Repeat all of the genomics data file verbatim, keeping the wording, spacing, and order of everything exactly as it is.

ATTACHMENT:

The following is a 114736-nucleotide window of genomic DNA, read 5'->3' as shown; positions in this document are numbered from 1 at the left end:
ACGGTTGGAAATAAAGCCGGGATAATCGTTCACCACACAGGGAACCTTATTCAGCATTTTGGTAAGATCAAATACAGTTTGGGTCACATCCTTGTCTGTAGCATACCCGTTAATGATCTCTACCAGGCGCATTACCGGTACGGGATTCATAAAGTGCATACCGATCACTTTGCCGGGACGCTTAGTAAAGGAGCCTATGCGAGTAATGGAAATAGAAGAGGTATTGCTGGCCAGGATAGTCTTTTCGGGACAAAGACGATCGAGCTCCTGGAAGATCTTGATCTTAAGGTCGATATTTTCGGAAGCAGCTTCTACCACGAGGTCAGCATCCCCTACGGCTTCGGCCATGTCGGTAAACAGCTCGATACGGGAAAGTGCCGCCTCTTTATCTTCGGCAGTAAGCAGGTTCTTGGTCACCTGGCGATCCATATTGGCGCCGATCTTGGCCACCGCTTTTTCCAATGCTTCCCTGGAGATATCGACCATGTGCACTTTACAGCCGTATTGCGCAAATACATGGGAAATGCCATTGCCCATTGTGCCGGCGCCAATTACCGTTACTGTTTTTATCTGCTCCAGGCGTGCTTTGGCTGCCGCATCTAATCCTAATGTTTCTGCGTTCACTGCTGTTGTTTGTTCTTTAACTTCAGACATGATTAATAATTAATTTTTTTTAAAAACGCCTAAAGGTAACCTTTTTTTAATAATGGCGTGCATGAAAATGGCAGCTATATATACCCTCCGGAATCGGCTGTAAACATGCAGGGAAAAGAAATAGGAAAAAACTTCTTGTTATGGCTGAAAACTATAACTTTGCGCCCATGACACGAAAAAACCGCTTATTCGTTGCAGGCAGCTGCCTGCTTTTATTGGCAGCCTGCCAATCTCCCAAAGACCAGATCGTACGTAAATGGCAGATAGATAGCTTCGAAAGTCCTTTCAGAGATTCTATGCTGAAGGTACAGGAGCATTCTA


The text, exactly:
The following is a 114736-nucleotide window of genomic DNA, read 5'->3' as shown; positions in this document are numbered from 1 at the left end:
ACGGTTGGAAATAAAGCCGGGATAATCGTTCACCACACAGGGAACCTTATTCAGCATTTTGGTAAGATCAAATACAGTTTGGGTCACATCCTTGTCTGTAGCATACCCGTTAATGATCTCTACCAGGCGCATTACCGGTACGGGATTCATAAAGTGCATACCGATCACTTTGCCGGGACGCTTAGTAAAGGAGCCTATGCGAGTAATGGAAATAGAAGAGGTATTGCTGGCCAGGATAGTCTTTTCGGGACAAAGACGATCGAGCTCCTGGAAGATCTTGATCTTAAGGTCGATATTTTCGGAAGCAGCTTCTACCACGAGGTCAGCATCCCCTACGGCTTCGGCCATGTCGGTAAACAGCTCGATACGGGAAAGTGCCGCCTCTTTATCTTCGGCAGTAAGCAGGTTCTTGGTCACCTGGCGATCCATATTGGCGCCGATCTTGGCCACCGCTTTTTCCAATGCTTCCCTGGAGATATCGACCATGTGCACTTTACAGCCGTATTGCGCAAATACATGGGAAATGCCATTGCCCATTGTGCCGGCGCCAATTACCGTTACTGTTTTTATCTGCTCCAGGCGTGCTTTGGCTGCCGCATCTAATCCTAATGTTTCTGCGTTCACTGCTGTTGTTTGTTCTTTAACTTCAGACATGATTAATAATTAATTTTTTTTAAAAACGCCTAAAGGTAACCTTTTTTTAATAATGGCGTGCATGAAAATGGCAGCTATATATACCCTCCGGAATCGGCTGTAAACATGCAGGGAAAAGAAATAGGAAAAAACTTCTTGTTATGGCTGAAAACTATAACTTTGCGCCCATGACACGAAAAAACCGCTTATTCGTTGCAGGCAGCTGCCTGCTTTTATTGGCAGCCTGCCAATCTCCCAAAGACCAGATCGTACGTAAATGGCAGATAGATAGCTTCGAAAGTCCTTTCAGAGATTCTATGCTGAAGGTACAGGAGCATTCTA